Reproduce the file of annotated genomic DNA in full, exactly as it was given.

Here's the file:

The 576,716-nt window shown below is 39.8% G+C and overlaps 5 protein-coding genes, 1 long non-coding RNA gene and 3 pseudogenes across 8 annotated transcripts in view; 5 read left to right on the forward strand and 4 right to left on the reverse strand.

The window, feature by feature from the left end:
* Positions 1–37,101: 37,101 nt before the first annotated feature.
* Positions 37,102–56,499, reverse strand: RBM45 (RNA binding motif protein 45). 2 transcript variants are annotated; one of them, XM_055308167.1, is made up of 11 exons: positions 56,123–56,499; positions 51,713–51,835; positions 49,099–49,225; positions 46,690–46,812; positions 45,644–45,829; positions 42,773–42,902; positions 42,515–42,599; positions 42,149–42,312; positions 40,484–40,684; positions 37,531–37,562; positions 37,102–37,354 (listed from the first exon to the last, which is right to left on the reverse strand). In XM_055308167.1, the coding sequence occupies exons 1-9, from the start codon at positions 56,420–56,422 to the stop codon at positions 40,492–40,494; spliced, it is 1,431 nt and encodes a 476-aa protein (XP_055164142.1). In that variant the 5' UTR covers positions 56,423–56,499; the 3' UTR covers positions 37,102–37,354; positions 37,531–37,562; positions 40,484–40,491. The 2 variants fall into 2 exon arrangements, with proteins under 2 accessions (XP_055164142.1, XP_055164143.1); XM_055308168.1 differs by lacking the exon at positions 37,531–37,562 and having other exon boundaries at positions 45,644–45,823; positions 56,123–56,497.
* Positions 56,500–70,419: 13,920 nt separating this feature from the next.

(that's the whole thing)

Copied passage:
The 576,716-nt window shown below is 39.8% G+C and overlaps 5 protein-coding genes, 1 long non-coding RNA gene and 3 pseudogenes across 8 annotated transcripts in view; 5 read left to right on the forward strand and 4 right to left on the reverse strand.

The window, feature by feature from the left end:
* Positions 1–37,101: 37,101 nt before the first annotated feature.
* Positions 37,102–56,499, reverse strand: RBM45 (RNA binding motif protein 45). 2 transcript variants are annotated; one of them, XM_055308167.1, is made up of 11 exons: positions 56,123–56,499; positions 51,713–51,835; positions 49,099–49,225; positions 46,690–46,812; positions 45,644–45,829; positions 42,773–42,902; positions 42,515–42,599; positions 42,149–42,312; positions 40,484–40,684; positions 37,531–37,562; positions 37,102–37,354 (listed from the first exon to the last, which is right to left on the reverse strand). In XM_055308167.1, the coding sequence occupies exons 1-9, from the start codon at positions 56,420–56,422 to the stop codon at positions 40,492–40,494; spliced, it is 1,431 nt and encodes a 476-aa protein (XP_055164142.1). In that variant the 5' UTR covers positions 56,423–56,499; the 3' UTR covers positions 37,102–37,354; positions 37,531–37,562; positions 40,484–40,491. The 2 variants fall into 2 exon arrangements, with proteins under 2 accessions (XP_055164142.1, XP_055164143.1); XM_055308168.1 differs by lacking the exon at positions 37,531–37,562 and having other exon boundaries at positions 45,644–45,823; positions 56,123–56,497.
* Positions 56,500–70,419: 13,920 nt separating this feature from the next.